Oliza Shardae Cobriana is heir to Wyvern's Court, home of the avians and serpiente, whose war with each other ended just before Oliza was born. But hatred is slow to die, and not everyone likes the expressive way in which Urban, a serpiente dancer, is courting Oliza--especially not Marus, her reserved avian suitor. And when Urban is found beaten in avian land, Oliza is filled with despair. How can she be expected to lead a unified society if her people still cannot live peacefully together?
Before Oliza can try to mend the rift in Wyvern's Court, she is kidnapped by mercenaries, who take her deep into wolves' territory. As Wyvern princess, all Oliza has ever wanted is to see a future where she can find love and take a mate without inciting another war. The time is now. She owes it to her people--and to herself.
From the Hardcover edition.
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|Title of eBook: Wolfcry||Series: The Kiesha'ra, , #4|
|Release Date: 12-23-2008|
|Allowed Countries (hover)|
|Publisher: Random House Children's Books|
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The northern hills of Wyvern's Court were filled with the trills of tiny bells, the lilting words of storytellers and the songs of choruses. Enraptured children sat in front of me, waiting for me to begin the story of the first avian queen. Blatantly out of place among them was a friend of mine, a serpiente dancer named Urban, who was lounging near the back, managing to look bored and nervous at the same time.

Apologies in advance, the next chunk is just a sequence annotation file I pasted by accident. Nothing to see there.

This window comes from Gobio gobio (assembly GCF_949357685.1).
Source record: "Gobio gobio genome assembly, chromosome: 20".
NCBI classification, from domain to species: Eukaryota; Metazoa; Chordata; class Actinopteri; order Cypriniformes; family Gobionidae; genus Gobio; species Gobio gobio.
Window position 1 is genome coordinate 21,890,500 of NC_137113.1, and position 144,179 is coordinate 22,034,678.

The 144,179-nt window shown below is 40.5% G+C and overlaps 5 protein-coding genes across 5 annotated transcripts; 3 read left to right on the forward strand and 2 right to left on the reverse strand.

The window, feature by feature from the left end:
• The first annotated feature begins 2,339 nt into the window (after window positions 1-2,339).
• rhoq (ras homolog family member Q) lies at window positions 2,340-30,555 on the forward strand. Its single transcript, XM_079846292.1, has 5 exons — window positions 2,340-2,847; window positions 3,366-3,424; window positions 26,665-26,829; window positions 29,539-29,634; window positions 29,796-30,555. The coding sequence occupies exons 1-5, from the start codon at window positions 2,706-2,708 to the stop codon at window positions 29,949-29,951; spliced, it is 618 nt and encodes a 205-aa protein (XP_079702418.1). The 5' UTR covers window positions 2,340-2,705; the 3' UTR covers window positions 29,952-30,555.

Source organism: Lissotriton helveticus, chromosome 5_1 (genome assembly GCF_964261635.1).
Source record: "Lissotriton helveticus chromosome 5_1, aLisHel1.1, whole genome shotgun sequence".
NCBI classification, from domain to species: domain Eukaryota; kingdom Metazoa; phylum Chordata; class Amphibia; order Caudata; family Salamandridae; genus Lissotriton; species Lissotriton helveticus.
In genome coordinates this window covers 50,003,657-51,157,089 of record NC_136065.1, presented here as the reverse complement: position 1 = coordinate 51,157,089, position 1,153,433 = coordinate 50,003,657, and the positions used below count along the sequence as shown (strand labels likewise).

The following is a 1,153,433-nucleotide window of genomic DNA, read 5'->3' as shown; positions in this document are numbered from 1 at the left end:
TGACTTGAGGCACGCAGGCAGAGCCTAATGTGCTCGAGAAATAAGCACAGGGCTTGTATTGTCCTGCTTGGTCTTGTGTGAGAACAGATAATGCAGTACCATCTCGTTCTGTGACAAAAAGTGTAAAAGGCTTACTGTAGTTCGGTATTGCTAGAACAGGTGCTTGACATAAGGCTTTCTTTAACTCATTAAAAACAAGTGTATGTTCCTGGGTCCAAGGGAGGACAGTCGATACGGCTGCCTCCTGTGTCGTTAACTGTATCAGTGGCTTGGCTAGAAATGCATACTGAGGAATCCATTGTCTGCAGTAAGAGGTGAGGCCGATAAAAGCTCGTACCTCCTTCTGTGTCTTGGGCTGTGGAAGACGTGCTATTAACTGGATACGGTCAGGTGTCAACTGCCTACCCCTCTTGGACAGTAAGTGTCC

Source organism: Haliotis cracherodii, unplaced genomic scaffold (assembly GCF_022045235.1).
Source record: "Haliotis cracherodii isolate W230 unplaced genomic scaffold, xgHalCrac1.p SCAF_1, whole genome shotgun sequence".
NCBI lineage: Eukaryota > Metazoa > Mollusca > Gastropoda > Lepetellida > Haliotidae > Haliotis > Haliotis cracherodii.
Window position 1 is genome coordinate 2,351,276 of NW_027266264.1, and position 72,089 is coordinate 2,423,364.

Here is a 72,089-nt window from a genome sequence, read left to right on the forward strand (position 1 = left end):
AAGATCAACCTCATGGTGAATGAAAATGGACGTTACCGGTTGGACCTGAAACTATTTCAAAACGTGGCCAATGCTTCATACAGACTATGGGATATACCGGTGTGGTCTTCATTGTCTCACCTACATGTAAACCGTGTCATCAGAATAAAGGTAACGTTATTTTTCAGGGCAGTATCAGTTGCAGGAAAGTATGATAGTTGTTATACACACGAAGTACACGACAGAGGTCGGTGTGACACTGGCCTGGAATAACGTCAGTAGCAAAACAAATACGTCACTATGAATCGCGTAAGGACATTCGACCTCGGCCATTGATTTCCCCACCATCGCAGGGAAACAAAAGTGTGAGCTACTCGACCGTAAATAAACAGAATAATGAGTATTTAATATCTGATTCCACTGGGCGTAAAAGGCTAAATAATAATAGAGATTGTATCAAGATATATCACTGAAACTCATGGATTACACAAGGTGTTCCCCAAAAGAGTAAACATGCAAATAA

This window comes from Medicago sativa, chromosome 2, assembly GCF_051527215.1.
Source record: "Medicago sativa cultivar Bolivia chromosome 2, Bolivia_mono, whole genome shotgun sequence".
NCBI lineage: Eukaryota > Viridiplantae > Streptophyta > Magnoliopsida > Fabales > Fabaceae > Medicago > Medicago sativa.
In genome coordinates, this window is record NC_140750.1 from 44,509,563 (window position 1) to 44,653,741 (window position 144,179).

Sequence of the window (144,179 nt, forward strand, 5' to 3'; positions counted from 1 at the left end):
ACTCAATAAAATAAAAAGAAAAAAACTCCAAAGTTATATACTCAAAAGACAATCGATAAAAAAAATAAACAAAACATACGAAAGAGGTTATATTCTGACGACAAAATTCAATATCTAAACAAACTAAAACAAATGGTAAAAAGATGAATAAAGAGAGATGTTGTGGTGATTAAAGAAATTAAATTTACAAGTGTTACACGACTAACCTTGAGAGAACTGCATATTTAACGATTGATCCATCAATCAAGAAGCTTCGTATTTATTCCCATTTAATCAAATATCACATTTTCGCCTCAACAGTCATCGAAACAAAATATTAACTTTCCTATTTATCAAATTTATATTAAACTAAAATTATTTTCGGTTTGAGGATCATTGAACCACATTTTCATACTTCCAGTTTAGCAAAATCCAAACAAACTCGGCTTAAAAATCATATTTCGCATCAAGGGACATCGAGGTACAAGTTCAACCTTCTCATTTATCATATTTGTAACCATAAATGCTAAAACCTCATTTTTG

"Many, many years ago, our ancestors were a collection of small tribes, each led by a different captain and each squabbling with its neighbors over food, water and shelter. When drought caused famine, they became afraid and so were more protective of their scarce belongings.
"In the middle of the worst winter, when early snows had destroyed too many of the crops, a woman named Aleya gave birth to a daughter. She loved her child, but she knew she could never take care of her. So Aleya brought the beautiful golden girl to the mountains and left her there, praying that the wild spirits would care for her.
"The infant began to cry, and soon a pair bond of hawks landed beside her. They cared for the child as one of their own, teaching her the language of the forest and giving her their most precious gift: the skies. They gave the girl some of their magic and taught her how to change from her human form into that of a golden hawk."
I paused there, looking into the wide eyes of my young audience. One of the children had moved closer to Urban and was trying to examine the silk scarf he had tied around his waist-a melos, one of the accessories worn by professional serpiente dancers. Urban glanced at her and she jumped.